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Falls risk is associated with pain and dysfunction but not radiographic osteoarthritis in older adults: Tasmanian Older Adult Cohort Study


Foley, SJ and Lord, SR and Srikanth, V and Cooley, HM and Jones, G, Falls risk is associated with pain and dysfunction but not radiographic osteoarthritis in older adults: Tasmanian Older Adult Cohort Study, Osteoarthritis and Cartilage , 14, (6) pp. 533-539. ISSN 1063-4584 (2006) [Refereed Article]

DOI: doi:10.1016/j.joca.2005.12.007


Objective: To describe the association between knee and hip radiographic osteoarthritis (ROA), a measure of knee pain, stiffness and functional ability and objectively measured physiological falls risk predictors. Methods: Cross-sectional, population-based study of 850 randomly selected men and women aged 50-80 years (mean 62.5, SD 7.4). Falls risk (Z score) was determined objectively with the short form Physiological Profile Assessment (PPA). Two observers assessed knee and hip ROA using the Altman atlas. Pain, stiffness and functional ability were assessed using the Western Ontario McMasters Osteoarthritis index (WOMAC). Results: Overall, the study population was at a mild risk of falling. In multivariable analysis, the WOMAC function and pain score were significantly associated with reaction time, balance, proprioception, knee extension strength, and edge contrast sensitivity. Stiffness was associated with knee extension strength and edge contrast sensitivity. Males had a dose response association between the global WOMAC score and falls risk (r = 0.17, P < 0.001). Those who reported a global WOMAC score of 50 and above had a higher risk of falling compared to those with a score below 50 (Z score: 0.53 vs 0.14, P < 0.001). Hip joint space narrowing (JSN) was significantly associated with knee extension strength (r = -0.10, P = 0.003), however, no other significant associations were observed between ROA and falls risk predictors. Conclusion: Self-reported functional ability and pain, and to a lesser extent, stiffness (but not knee and hip ROA), have a modest but independent association with physiological predictors of falls risk. © 2006 OsteoArthritis Research Society International.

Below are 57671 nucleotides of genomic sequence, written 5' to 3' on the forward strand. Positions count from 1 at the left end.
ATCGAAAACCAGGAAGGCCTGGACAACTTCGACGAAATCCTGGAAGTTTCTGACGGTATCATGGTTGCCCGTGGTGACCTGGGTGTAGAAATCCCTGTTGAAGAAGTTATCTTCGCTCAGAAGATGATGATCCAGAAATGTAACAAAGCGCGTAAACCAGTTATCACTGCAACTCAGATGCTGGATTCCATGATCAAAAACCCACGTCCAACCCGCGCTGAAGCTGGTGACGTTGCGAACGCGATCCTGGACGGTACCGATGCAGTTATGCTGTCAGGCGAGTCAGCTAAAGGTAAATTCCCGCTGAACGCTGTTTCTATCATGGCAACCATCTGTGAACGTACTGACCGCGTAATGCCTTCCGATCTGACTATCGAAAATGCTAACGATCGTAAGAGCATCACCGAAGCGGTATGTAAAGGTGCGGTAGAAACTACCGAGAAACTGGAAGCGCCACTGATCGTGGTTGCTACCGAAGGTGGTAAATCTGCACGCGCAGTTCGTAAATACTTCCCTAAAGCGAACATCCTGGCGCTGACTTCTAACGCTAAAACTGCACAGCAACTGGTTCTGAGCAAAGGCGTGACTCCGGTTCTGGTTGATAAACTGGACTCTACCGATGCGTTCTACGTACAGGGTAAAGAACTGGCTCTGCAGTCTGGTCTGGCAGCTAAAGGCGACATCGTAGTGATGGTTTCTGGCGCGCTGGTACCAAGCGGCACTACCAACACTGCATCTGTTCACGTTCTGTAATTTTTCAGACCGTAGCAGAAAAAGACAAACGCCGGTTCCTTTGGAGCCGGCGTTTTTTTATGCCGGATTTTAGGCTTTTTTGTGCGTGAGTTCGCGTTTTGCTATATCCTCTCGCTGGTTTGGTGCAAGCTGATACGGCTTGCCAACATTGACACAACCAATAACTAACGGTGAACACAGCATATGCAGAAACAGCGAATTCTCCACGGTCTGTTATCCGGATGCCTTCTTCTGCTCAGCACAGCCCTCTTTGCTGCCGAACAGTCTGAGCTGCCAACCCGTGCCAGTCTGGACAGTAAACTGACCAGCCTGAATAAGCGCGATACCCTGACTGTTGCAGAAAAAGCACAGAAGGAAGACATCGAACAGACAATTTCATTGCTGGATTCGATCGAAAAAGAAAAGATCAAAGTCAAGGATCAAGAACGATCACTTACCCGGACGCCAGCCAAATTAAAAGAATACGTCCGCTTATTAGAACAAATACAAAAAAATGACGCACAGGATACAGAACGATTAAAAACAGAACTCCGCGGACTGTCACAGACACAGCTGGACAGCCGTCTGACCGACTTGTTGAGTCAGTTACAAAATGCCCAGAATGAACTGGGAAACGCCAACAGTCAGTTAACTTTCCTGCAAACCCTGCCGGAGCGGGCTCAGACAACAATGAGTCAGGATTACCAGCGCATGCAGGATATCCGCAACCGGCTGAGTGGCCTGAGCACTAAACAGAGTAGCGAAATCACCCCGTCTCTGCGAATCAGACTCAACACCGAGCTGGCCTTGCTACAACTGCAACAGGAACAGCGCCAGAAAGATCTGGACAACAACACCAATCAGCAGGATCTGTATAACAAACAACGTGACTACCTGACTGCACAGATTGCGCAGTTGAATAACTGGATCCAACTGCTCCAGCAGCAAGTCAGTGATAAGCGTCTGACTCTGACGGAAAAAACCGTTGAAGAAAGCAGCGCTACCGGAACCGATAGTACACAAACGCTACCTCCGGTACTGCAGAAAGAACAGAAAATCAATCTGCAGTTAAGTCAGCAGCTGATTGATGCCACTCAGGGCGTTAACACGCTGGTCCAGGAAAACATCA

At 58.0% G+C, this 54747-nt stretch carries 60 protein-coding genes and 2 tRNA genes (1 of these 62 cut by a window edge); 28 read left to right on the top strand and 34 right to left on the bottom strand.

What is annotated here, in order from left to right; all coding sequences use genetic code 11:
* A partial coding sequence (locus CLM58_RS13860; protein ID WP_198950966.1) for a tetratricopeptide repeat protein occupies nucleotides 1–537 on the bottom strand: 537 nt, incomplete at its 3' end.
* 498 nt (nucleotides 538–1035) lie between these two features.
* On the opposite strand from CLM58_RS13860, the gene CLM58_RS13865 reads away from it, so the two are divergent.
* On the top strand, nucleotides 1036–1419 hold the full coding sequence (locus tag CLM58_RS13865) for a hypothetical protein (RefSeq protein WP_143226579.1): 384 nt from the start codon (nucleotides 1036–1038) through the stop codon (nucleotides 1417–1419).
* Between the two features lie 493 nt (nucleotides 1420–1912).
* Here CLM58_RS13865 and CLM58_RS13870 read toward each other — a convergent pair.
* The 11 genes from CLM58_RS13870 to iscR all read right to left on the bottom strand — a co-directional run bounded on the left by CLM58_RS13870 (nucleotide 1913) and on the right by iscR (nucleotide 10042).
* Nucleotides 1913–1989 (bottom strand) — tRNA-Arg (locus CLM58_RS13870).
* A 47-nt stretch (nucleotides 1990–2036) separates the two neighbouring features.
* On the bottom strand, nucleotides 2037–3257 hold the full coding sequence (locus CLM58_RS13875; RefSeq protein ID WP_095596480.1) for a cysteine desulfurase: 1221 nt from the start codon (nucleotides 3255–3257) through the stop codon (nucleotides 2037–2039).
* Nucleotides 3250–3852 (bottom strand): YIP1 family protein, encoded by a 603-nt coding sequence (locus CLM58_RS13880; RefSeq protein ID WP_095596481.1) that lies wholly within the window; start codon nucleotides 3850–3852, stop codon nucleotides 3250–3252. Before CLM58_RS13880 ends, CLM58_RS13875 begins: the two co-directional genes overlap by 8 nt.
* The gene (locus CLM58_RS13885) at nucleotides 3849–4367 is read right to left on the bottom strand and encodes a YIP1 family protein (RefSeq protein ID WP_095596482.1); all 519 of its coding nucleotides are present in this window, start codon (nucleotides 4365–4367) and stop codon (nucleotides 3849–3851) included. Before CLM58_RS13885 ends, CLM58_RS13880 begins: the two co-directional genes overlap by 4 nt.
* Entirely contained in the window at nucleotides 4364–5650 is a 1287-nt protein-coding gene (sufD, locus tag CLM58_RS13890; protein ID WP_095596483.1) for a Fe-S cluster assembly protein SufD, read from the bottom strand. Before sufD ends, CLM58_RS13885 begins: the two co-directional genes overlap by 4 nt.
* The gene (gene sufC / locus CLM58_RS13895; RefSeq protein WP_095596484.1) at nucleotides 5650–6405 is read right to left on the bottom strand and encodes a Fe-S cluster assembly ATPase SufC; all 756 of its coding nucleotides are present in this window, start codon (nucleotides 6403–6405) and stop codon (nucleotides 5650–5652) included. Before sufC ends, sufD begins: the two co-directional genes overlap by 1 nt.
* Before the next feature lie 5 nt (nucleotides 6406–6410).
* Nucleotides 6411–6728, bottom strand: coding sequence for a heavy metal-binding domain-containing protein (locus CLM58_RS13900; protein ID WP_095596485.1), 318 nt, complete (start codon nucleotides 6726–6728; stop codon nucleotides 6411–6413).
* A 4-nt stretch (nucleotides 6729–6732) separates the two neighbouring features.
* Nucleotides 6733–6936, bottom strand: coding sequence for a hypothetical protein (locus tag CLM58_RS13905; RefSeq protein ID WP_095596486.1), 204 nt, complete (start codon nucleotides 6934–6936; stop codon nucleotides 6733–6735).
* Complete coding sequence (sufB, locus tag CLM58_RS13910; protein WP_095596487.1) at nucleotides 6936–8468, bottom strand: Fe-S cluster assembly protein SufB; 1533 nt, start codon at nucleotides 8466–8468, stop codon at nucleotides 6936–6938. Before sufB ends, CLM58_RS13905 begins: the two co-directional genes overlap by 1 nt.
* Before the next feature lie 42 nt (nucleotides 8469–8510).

Item Details

Item Type:Refereed Article
Research Division:Biomedical and Clinical Sciences
Research Group:Clinical sciences
Research Field:Rheumatology and arthritis
Objective Division:Health
Objective Group:Clinical health
Objective Field:Clinical health not elsewhere classified
UTAS Author:Foley, SJ (Ms Stella Foley)
UTAS Author:Srikanth, V (Dr Velandai Srikanth)
UTAS Author:Cooley, HM (Dr Helen Cooley)
UTAS Author:Jones, G (Professor Graeme Jones)
ID Code:42830
Year Published:2006
Web of Science® Times Cited:87
Deposited By:Menzies Institute for Medical Research
Deposited On:2006-08-01
Last Modified:2007-04-04

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